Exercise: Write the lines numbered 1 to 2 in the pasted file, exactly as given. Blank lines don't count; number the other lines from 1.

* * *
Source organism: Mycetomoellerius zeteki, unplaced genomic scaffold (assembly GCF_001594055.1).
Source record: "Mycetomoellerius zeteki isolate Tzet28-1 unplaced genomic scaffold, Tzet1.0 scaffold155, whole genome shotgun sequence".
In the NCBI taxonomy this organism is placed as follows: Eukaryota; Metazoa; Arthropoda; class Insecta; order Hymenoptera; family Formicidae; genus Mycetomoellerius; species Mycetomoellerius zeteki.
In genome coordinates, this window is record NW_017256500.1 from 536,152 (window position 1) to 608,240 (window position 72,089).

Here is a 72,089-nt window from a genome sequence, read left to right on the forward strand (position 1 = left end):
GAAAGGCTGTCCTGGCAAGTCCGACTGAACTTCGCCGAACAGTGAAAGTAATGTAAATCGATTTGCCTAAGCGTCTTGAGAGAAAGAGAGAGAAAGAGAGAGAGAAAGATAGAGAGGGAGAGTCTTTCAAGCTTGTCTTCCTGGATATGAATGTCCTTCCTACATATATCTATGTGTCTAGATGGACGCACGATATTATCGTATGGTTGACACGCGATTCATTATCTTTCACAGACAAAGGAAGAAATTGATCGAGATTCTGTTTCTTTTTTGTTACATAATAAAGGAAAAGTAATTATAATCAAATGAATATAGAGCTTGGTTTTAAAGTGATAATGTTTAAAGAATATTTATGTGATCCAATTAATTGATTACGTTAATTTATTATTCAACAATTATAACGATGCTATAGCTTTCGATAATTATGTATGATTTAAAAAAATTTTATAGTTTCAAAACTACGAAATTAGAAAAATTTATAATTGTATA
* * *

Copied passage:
Source organism: Mycetomoellerius zeteki, unplaced genomic scaffold (assembly GCF_001594055.1).
Source record: "Mycetomoellerius zeteki isolate Tzet28-1 unplaced genomic scaffold, Tzet1.0 scaffold155, whole genome shotgun sequence".